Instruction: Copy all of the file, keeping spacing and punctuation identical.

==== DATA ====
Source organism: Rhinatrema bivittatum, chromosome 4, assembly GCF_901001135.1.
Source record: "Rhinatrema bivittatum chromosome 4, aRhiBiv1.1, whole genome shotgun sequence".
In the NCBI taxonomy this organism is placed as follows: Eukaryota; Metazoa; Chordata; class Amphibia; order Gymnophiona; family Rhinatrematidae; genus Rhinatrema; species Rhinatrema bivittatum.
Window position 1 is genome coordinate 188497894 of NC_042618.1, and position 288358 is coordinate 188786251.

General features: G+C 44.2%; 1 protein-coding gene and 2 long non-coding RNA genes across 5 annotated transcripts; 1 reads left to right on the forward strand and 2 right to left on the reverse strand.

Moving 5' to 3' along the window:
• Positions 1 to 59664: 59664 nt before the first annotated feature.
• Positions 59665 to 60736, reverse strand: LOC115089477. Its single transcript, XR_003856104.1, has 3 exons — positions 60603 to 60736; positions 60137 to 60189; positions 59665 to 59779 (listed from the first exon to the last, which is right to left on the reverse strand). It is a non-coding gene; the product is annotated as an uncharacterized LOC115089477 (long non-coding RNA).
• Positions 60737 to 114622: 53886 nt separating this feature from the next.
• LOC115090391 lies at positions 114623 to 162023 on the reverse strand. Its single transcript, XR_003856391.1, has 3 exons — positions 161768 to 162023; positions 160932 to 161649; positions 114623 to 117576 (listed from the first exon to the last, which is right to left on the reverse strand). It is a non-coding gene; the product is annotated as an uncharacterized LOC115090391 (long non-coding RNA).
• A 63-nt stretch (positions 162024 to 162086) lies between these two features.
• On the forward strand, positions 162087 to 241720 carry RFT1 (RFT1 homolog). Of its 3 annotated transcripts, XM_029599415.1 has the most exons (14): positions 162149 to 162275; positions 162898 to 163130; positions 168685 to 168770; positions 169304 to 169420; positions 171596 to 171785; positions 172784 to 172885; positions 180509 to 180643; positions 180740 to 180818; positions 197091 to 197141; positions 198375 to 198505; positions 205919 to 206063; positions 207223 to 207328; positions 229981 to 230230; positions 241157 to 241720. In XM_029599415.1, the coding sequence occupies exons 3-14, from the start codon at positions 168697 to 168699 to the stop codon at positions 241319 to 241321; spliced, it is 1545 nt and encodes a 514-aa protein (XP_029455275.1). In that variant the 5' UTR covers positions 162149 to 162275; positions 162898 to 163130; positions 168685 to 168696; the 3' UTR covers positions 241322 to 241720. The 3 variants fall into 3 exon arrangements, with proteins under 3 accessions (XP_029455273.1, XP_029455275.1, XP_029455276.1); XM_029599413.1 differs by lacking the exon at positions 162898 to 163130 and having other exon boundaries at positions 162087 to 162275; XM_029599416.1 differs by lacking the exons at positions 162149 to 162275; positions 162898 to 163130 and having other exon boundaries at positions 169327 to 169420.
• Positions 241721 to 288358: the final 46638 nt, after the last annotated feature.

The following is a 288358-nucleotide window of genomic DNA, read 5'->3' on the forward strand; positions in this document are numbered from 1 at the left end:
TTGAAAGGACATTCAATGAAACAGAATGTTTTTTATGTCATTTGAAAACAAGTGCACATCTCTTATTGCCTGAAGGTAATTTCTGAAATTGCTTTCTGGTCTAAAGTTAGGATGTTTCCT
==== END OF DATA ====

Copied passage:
Source organism: Rhinatrema bivittatum, chromosome 4, assembly GCF_901001135.1.
Source record: "Rhinatrema bivittatum chromosome 4, aRhiBiv1.1, whole genome shotgun sequence".
In the NCBI taxonomy this organism is placed as follows: Eukaryota; Metazoa; Chordata; class Amphibia; order Gymnophiona; family Rhinatrematidae; genus Rhinatrema; species Rhinatrema bivittatum.
Window position 1 is genome coordinate 188497894 of NC_042618.1, and position 288358 is coordinate 188786251.

General features: G+C 44.2%; 1 protein-coding gene and 2 long non-coding RNA genes across 5 annotated transcripts; 1 reads left to right on the forward strand and 2 right to left on the reverse strand.

Moving 5' to 3' along the window:
• Positions 1 to 59664: 59664 nt before the first annotated feature.
• Positions 59665 to 60736, reverse strand: LOC115089477. Its single transcript, XR_003856104.1, has 3 exons — positions 60603 to 60736; positions 60137 to 60189; positions 59665 to 59779 (listed from the first exon to the last, which is right to left on the reverse strand). It is a non-coding gene; the product is annotated as an uncharacterized LOC115089477 (long non-coding RNA).
• Positions 60737 to 114622: 53886 nt separating this feature from the next.
• LOC115090391 lies at positions 114623 to 162023 on the reverse strand. Its single transcript, XR_003856391.1, has 3 exons — positions 161768 to 162023; positions 160932 to 161649; positions 114623 to 117576 (listed from the first exon to the last, which is right to left on the reverse strand). It is a non-coding gene; the product is annotated as an uncharacterized LOC115090391 (long non-coding RNA).
• A 63-nt stretch (positions 162024 to 162086) lies between these two features.
• On the forward strand, positions 162087 to 241720 carry RFT1 (RFT1 homolog). Of its 3 annotated transcripts, XM_029599415.1 has the most exons (14): positions 162149 to 162275; positions 162898 to 163130; positions 168685 to 168770; positions 169304 to 169420; positions 171596 to 171785; positions 172784 to 172885; positions 180509 to 180643; positions 180740 to 180818; positions 197091 to 197141; positions 198375 to 198505; positions 205919 to 206063; positions 207223 to 207328; positions 229981 to 230230; positions 241157 to 241720. In XM_029599415.1, the coding sequence occupies exons 3-14, from the start codon at positions 168697 to 168699 to the stop codon at positions 241319 to 241321; spliced, it is 1545 nt and encodes a 514-aa protein (XP_029455275.1). In that variant the 5' UTR covers positions 162149 to 162275; positions 162898 to 163130; positions 168685 to 168696; the 3' UTR covers positions 241322 to 241720. The 3 variants fall into 3 exon arrangements, with proteins under 3 accessions (XP_029455273.1, XP_029455275.1, XP_029455276.1); XM_029599413.1 differs by lacking the exon at positions 162898 to 163130 and having other exon boundaries at positions 162087 to 162275; XM_029599416.1 differs by lacking the exons at positions 162149 to 162275; positions 162898 to 163130 and having other exon boundaries at positions 169327 to 169420.
• Positions 241721 to 288358: the final 46638 nt, after the last annotated feature.

The following is a 288358-nucleotide window of genomic DNA, read 5'->3' on the forward strand; positions in this document are numbered from 1 at the left end:
TTGAAAGGACATTCAATGAAACAGAATGTTTTTTATGTCATTTGAAAACAAGTGCACATCTCTTATTGCCTGAAGGTAATTTCTGAAATTGCTTTCTGGTCTAAAGTTAGGATGTTTCCT